Charity Marketing Tech Web

How To Build A Charity Website: Strategy Guide For Beginners

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Written by MicroStartups

Every charitable organisation wanting an engaged digital community needs a strong website. Your website should be the hub of your charity outreach programme and content strategy.

Use your website to entice potentially interested people and move them towards an action: a newsletter signup, a social share, a donation, or a phone call.

Your website is your chance to show the world why your cause matters, and the practical ways in which people can learn more and get involved.

WordPress is a great website platform for non-profits, charities, NGOs, social enterprises, community groups, and clubs. Why? Its price, flexibility, and content management features make it a stable and savvy choice. It’s easy to scale your website up (or down) using WordPress, and there is a tonne of free support out there for newbie WordPress users.

We’re going to go through the whole process of building a charity site on WordPress: including the possible goals of a non-profit website, the advantages of using WordPress, how you can create and host your site, and what you should focus on when building out your first charity WordPress site.

Why you need to invest in your website

You face some tough challenges: dealing with limited funding and a saturation of causes and other charity websites competing for attention.

That’s why it’s even more important that your charity has a strong website and that you invest in your digital brand: it will help keep your organisation afloat. 

  1. A strong website will allow you to engage supporters, donors, and partners a lot more quickly and efficiently than just offline efforts or social media sites
  2. You can quickly edit and update a website with your latest news or organisational mission
  3. The best websites generate a lot of inbound charity leads through search engine optimisation (SEO) and content marketing
  4. Your website is your opportunity to make your mark and raise awareness for your cause
  5. Regular blogging can help you build a great email list
  6. Credible content can help attract high-value donors and partners.

Many smaller charities settle for a very basic website, or simply forgo creating a website altogether — all out of a belief that manually setting up a website or hiring a web developer would prove too expensive and complicated.

online microbusiness entrepreneur laptop

But, using WordPress (the world’s leading free content management system (CMS)), you can quickly and simply create a respectable website for your charity without spending much money. Instead of lots of money, you will need to invest in time in order to set up a website with a strong message and clear content.

Are WordPress websites really free?

Nothing worth having in life is ever free, and the same goes for websites. Though installing the WordPress as a CMS is technically free, you will have to pay for:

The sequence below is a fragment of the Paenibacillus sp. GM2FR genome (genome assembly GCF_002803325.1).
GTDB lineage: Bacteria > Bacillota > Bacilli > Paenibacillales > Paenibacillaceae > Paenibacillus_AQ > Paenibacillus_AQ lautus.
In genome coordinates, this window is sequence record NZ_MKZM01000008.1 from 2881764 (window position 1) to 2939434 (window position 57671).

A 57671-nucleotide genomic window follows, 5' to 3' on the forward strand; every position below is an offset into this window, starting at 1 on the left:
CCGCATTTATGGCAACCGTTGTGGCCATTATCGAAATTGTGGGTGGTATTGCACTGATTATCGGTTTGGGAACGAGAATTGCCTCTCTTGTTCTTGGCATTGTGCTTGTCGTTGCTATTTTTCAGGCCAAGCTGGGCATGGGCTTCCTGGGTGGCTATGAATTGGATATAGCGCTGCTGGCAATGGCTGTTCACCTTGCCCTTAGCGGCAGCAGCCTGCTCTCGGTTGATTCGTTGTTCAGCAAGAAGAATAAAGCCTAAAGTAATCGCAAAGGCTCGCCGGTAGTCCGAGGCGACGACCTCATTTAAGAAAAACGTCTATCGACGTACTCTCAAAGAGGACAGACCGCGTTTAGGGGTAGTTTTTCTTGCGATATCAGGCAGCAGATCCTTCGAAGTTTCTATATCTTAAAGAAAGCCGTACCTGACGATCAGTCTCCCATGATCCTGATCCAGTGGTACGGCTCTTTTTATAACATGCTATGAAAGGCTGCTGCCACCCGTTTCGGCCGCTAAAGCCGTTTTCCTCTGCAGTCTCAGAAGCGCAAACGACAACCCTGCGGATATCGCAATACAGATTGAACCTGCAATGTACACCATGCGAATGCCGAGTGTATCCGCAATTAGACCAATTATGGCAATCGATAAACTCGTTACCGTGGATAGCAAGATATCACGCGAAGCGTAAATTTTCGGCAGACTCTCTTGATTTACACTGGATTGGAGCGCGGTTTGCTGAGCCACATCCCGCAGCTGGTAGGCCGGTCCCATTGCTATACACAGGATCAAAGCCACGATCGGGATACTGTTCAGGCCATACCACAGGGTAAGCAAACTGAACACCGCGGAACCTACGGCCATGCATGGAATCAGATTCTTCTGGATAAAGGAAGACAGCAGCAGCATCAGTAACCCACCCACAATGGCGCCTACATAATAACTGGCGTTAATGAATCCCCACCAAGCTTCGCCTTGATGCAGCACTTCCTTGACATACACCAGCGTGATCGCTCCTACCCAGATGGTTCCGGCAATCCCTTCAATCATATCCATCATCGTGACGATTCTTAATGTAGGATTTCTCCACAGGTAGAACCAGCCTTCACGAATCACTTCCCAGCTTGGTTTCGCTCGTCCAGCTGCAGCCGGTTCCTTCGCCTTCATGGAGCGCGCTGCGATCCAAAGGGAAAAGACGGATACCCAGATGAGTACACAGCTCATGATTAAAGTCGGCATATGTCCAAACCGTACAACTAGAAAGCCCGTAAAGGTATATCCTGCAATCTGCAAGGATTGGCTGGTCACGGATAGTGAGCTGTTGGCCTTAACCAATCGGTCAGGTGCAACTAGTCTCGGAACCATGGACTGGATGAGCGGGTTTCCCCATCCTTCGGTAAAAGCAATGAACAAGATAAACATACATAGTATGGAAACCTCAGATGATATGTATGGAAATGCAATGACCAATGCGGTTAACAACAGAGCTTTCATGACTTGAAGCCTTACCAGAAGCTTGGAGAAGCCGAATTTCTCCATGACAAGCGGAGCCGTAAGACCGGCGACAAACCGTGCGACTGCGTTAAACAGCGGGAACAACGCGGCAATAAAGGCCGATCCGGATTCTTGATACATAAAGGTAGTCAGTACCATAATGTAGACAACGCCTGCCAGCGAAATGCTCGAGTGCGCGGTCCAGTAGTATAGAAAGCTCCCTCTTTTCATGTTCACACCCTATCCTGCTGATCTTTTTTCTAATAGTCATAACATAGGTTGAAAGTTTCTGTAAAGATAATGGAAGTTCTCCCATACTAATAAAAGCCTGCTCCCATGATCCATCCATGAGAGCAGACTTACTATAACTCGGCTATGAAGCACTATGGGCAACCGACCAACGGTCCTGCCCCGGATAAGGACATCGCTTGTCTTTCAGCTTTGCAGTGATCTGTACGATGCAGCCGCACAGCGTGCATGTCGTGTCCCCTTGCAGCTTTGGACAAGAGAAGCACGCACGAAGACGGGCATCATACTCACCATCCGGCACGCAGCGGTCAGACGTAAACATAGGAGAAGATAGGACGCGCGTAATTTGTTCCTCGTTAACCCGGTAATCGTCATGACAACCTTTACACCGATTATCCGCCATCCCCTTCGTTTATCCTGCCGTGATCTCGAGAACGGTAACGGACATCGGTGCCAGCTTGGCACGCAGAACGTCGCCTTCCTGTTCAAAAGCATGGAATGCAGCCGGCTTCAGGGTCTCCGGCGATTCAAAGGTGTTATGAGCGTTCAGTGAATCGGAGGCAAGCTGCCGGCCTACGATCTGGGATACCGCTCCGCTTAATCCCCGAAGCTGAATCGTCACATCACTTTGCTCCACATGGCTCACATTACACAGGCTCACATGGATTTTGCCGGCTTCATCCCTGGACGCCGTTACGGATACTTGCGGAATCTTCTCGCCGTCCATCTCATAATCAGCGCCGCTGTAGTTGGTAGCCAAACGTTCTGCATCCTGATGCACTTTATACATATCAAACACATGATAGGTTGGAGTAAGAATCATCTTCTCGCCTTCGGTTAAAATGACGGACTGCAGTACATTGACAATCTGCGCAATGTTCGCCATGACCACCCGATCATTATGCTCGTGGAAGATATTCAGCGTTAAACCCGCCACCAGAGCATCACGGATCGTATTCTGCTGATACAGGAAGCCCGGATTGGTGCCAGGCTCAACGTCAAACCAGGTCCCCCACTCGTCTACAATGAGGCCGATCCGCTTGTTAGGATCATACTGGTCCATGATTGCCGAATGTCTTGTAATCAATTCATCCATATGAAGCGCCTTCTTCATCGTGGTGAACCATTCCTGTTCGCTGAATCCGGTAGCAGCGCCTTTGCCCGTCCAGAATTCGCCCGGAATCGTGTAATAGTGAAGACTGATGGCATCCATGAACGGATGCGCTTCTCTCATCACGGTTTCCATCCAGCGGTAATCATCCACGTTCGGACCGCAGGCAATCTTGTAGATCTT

• ongoing hosting costs
  • a premium theme (free ones tend to only get you so far)
  • web development support (not 100% necessary but may be beneficial, especially in the beginning)
  • design (custom imagery and logo)
  • content creation
  • the time it takes to project manage a website build.

Of course, you can also create your own logo for free, but without any design or technical knowledge, you may struggle. Same goes for content creation: writing for the web is a specialist skill that isn’t as easy as it may first look. Be prepared to invest in some design, development, and copywriting support or training.

Realistically, you will need at least a week and probably a few hundred pounds or dollars to build a minimum viable website.

As a charity, you will have access to great deals like free Google Adwords credits and discounted web hosting, but there are less grants for the initial set-up costs. Many web agencies and freelancers offer good deals for charities, and most offer payment plans.

Here are some other free resources that might help you cut your website build costs (more on discounted hosting and marketing deals later):

Logo creators:

Website terms and conditions creators:

Free-to-use imagery:

Design tools for downloadables, social media etc.:

Free fonts:

The goals of a charity website

Before you get too into the specifics of building your website, you need to have a strong understanding of what you’re ultimately seeking to accomplish. Map out your website goals.

A website that isn’t designed to serve a specific purpose is unlikely to be useful, so every page you create will need to be built and structured very carefully.

happy charity volunteers

Here are some things your charity website could do: 

      Support discussion about your organisation. If your charity works with a large network of employees, volunteers, and regional organisations, then it might be very valuable to have a place for everyone to assemble and discuss progress.

      Collect one-time or recurring donations. Through setting up a website to accept payments or the creation of direct debits, you can make it much easier for visitors to donate to you — the smoother the process, the more likely people will be to act.

      Sell branded products with donated proceeds. Supporters of charities will often welcome opportunities to show that support however they can, plus selling a product gives a tangible reward that requesting a donation does not.